US 4859897 A
An improved ultrasonic transducer designed for rugged outdoor applications uses a thin-walled cylindrical tube of polarized ceramic operating in the fundamental circumferential resonant frequency mode. The major portion of the external surface area of the vibrating cylinder is covered by a sound insulating barrier, thereby preventing sound radiation from the covered non-radiating surface area portion of the cylinder. Specific unique relationships between the diameter, length and wall thickness of the ceramic tube, which are necessary to achieve the objects of the invention, are described.
1. An ultrasonic transducer capable of operating out-of-doors during adverse weather conditions including rain, snow or fog, comprising a cylindrical tube of electromechanical transduction material which is capable of vibrating in the circumferential vibratory mode when excited by an electrical oscillating signal, the diameter of said cylindrical tube is selected to resonate within the approximate frequent range 20 kHz to 40 kHz electrical terminal means associated with said cylindrical tube for supplying electrical power to excite said cylindrical tube, a layer of low mechanical impedance sound insulating material applied as a covering to a portion of the outer surface of said cylindrical tube, said covered portion of said outer surface comprising the full length of said tube and at least 180° of the circumferential outer surface of said cylinder, a waterproof encapsulating outer covering completely enclosing said tubular assembly, said encapsulating outer covering characterized in that it makes intimate contact with the uncovered surface area portion of said tubular element, and further characterized in that a portion of said electrical terminal means is positioned to remain external to said waterproof encapsulating outer covering.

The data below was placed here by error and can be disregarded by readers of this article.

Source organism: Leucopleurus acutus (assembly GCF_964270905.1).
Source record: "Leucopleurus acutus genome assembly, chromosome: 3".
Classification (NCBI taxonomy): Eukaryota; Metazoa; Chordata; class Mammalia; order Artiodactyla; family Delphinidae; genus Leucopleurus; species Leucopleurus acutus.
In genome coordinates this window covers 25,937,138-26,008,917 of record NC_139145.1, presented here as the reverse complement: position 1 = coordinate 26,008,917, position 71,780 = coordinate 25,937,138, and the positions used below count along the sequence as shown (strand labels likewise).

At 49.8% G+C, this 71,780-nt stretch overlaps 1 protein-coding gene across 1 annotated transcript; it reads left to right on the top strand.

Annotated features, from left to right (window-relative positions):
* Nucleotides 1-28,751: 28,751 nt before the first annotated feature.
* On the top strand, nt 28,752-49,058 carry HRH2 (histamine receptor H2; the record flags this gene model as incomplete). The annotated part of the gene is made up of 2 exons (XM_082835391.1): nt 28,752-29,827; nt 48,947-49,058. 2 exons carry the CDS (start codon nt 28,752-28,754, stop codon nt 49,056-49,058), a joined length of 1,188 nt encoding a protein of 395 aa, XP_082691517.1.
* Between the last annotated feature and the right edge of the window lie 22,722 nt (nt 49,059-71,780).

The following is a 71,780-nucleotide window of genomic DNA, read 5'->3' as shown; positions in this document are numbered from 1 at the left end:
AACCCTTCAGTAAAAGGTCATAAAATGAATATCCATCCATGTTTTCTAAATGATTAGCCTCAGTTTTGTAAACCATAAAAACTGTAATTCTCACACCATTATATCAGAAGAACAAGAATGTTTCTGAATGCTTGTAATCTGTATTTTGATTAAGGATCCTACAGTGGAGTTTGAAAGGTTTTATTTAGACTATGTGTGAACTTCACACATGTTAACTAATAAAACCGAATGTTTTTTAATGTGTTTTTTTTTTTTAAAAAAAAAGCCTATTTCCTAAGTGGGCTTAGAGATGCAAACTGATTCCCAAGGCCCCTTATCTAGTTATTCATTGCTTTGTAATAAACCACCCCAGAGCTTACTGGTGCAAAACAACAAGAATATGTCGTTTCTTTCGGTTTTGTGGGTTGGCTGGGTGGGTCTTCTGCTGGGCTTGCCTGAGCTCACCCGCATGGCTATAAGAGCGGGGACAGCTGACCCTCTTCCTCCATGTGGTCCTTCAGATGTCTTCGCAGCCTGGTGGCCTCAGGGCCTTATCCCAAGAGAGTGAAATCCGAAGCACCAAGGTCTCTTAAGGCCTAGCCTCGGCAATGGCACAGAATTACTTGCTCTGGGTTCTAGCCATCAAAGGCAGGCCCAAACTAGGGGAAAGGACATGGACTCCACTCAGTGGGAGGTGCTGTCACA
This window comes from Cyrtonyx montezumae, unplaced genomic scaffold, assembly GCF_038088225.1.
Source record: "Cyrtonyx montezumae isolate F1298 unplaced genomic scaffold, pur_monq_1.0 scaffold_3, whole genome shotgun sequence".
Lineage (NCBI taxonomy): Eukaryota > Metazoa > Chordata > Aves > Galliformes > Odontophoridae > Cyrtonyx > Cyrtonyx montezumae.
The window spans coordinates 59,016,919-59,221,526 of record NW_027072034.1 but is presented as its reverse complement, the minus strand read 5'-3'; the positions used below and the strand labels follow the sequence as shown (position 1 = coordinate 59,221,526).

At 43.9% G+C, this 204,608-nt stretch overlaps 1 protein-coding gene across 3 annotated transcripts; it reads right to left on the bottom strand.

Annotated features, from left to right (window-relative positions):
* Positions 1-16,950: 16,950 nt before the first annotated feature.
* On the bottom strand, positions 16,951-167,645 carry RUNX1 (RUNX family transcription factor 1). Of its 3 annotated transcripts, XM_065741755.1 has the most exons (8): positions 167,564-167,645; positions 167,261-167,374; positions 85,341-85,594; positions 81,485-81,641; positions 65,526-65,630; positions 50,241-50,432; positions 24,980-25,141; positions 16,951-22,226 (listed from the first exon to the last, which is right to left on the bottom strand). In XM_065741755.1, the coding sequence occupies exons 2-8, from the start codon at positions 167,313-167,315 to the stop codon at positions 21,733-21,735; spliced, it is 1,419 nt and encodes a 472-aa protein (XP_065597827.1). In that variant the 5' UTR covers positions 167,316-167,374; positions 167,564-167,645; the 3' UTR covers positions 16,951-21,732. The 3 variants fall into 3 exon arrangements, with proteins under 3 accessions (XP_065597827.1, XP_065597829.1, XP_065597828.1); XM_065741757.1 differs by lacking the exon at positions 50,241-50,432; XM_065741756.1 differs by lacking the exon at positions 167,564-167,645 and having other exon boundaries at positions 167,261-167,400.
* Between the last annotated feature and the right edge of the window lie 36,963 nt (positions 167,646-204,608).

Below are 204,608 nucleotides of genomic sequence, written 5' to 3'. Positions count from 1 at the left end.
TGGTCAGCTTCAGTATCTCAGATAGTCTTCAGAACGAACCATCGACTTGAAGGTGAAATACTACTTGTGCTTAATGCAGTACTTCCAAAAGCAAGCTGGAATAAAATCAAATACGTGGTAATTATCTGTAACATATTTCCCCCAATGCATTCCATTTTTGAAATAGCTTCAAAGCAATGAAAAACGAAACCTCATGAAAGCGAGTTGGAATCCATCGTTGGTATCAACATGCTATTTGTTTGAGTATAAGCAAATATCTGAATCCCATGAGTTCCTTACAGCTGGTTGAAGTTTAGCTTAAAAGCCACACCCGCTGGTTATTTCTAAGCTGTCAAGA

2. The invention in claim 1 characterized in that said cylindrical tube of electromechanical transduction material comprises a polarized peizoelectric ceramic with electrodes applied to the inner and outer wall surfaces.
3. The invention in claim 2 further characterized in that the ratio of the wall thickness to the diameter of said polarized ceramic tube is in the approximate range 5% to 15%.
4. The invention in claim 3 further characterized in that the length of said cylindrical tube is greater than 1/2 wavelength of the frequency at which the fundamental circumferential resonance occurs.
5. The invention in claim 4 further characterized in that the length of said cylindrical tube is less than 11/2 times the diameter of said tube.
6. The invention in claim 1 further characterized in that said low mechanical impedance material covers approximately 240° to 270° of the outer periphery of said ceramic tube.
7. The invention in claim 1 characterized in that said encapsulating outer covering is an elastomer.